There’s a sort of unwritten rule in comedy: don’t be longer than 90-minutes. Sex and Death 101, at 116 minutes by itself and a little over two hours with previews, is clearly no comedy by that rule of thumb, but it still desperately wants you to chuckle at the problems of Roderick Blank (Simon Baker), a successful corporate type who is tan, pretty and blonde. His life is so great, he tells us, as he struts along a back-lot sidewalk, since he’s days away from marrying Another Young, Pretty Blonde (Julie Bowen), thus completing the Middle Class circle of life. But wait, his older, sassy—and gay!—secretary (Mindy Cohn) says: he has a strange email waiting for him. When she opens it, a list of 101 names appears, each being one among the many tramps stamped by Blank. And yet, Another Young, Pretty Blonde is only #29.
Daniel Waters confirms a minor fear the second he sets this rickety “Romantic Comedy” whirligig in motion: he’s trying way too hard. Consider the opening: a white room, camera slowly inching ’round in a 360-degree shot while poppy jazz plays—then stops. A new song starts, camera still crawling—then stops. A third song plays and now we see something in the wall shooting out envelopes—scene still acting like a slug going ’round the rosey—while Patton Oswalt (“Fred”) and Tanc Sade (“Beta”) comically fumble over each other.
It’s hard to imagine the same guy who once wrote what to do gently with a chainsaw can’t do much better than “I’m certain that some very interesting things will occur this evening. Your penis going into her vagina will not be one of them.” So says Alpha (Robert Wisdom), one of three “agents” for the deus ex machina device that randomly emails Roderick. It only goes further downhill when Oswalt, the official ambassador of edgy, counter-culture Onion cool (he even name-checks Gymkata), proclaims that if he were Roderick, he’d have sex. How? In a montage.
Four minutes later, cue the first of three montages. Each features Roderick sleepfucking his way through women of all ages (and one man), cursed by his infernal list of sure-fire sexings. His feminine foil, “Death Nell” (Winona Rider), stands for the stereotypical womyn who views all men as sex-crazed fiends that masturbate in the bushes while watching little girls. She hunts down these deviants—white rappers (“Master Bitchslap” is an awesome name though), pervy newsstand men, college frat boys—and puts them into a chemical coma while scrawling the walls with her poetry (i.e. “What men call breathing, I call suffocation.” Edgy!) She eventually spills her guts and relates a traumatic, rather disturbing past that seems infinitely more interesting than Roderick’s list.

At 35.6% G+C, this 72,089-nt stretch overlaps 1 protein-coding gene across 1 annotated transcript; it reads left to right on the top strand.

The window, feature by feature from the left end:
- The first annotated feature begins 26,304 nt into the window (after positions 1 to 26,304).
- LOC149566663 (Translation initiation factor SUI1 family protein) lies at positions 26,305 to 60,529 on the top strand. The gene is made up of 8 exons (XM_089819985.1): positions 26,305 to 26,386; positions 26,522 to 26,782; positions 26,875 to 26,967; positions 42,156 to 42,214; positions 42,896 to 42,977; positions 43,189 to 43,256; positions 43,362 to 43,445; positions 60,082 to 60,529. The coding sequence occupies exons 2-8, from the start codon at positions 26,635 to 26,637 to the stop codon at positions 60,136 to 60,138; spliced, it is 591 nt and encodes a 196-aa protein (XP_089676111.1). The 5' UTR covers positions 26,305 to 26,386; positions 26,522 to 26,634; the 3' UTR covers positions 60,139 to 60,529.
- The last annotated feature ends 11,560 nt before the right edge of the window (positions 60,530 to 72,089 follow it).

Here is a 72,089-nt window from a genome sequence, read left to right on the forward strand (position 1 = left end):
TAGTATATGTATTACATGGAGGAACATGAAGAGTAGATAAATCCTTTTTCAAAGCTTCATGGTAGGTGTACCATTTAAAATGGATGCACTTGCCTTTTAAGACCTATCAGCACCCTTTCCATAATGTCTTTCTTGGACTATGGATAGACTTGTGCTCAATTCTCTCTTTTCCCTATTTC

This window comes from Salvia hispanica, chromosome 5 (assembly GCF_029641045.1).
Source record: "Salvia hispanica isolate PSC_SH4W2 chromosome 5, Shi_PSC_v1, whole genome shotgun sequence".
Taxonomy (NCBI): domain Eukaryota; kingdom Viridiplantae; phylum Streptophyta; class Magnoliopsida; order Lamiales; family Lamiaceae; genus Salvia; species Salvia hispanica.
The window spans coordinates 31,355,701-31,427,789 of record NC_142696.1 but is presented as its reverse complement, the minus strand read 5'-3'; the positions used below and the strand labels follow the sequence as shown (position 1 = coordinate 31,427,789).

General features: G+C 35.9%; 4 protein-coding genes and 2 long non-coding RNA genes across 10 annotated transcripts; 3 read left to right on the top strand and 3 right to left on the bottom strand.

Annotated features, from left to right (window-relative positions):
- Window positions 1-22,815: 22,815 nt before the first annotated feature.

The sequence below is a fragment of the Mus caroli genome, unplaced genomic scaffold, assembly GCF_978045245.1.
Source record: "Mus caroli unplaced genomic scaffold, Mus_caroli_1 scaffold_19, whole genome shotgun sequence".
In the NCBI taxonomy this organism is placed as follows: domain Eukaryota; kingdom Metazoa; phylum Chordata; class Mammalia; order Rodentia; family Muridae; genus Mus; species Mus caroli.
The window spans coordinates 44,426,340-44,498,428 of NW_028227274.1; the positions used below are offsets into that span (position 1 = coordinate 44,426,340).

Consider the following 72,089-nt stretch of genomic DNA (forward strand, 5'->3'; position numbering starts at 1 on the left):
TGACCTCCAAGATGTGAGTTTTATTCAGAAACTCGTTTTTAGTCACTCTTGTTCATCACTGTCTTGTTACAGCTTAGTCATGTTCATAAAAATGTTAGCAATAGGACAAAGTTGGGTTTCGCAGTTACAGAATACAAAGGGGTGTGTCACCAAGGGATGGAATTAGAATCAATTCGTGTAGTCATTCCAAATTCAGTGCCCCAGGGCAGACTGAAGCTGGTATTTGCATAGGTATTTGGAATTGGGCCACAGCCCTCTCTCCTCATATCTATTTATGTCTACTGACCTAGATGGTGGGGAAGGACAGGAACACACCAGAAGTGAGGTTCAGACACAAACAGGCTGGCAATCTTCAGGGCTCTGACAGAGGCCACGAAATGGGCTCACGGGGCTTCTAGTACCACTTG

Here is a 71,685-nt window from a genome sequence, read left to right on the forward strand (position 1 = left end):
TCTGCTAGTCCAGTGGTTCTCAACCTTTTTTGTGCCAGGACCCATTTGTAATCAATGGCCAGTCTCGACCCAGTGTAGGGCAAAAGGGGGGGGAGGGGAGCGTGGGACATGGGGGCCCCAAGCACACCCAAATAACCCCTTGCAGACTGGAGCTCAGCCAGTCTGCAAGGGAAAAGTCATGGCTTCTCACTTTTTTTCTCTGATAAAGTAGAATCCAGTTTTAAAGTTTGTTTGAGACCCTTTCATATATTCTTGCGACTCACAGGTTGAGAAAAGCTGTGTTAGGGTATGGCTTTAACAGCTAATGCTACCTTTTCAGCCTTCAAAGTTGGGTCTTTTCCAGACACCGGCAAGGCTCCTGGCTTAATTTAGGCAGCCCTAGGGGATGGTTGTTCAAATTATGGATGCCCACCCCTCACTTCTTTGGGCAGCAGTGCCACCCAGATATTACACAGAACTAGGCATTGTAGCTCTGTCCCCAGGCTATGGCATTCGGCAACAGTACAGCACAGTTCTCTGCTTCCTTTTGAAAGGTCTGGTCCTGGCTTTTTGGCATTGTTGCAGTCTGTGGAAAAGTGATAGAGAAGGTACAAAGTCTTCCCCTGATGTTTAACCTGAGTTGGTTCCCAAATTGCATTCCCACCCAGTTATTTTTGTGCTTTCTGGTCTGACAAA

The conflict eventually boils down to poor Roderick wanting a relationship, trying life without his magic sex list, and then realizing that that is much harder than being given a cheat sheet. Oh—and he’ll eventually have to meet up with “Nell.” But this concept of a Bro Romantic Comedy, or “Brom-Com,” is impossible to take seriously, even as Waters tries so hard to make Sex and Death commercially viable. There is nothing redeeming behind this juvenile plot concept beyond “having sex is hard, ya know.” Waters is more confused about his audience; both he and Ryder appear desperate to shake out an entertaining art-house hit, but none of the original Heathers gang seem capable of being culturally cool these days.
While Waters does shine at points—Bambi and Thumper, the lesbian sci-fi reality show doctors; an injured Roderick being essentially raped by 30 Catholic School girls who become chain-smoking hussies as they proceed conveyor belt style through a bus—he manages to opt out of relevant social satire, or even making something as kitsch-palpable as Demolition Man. Sex and Death is, instead, Waters’ desperate attempt to make Heathers 2: Winona Forever!
John Lichman is a freelance writer who contributes to The Reeler, Primetime A&E [print only] and anyone with cash. He works odd jobs to afford his vices, sleeps on couches and can drink Vadim Rizov under a table.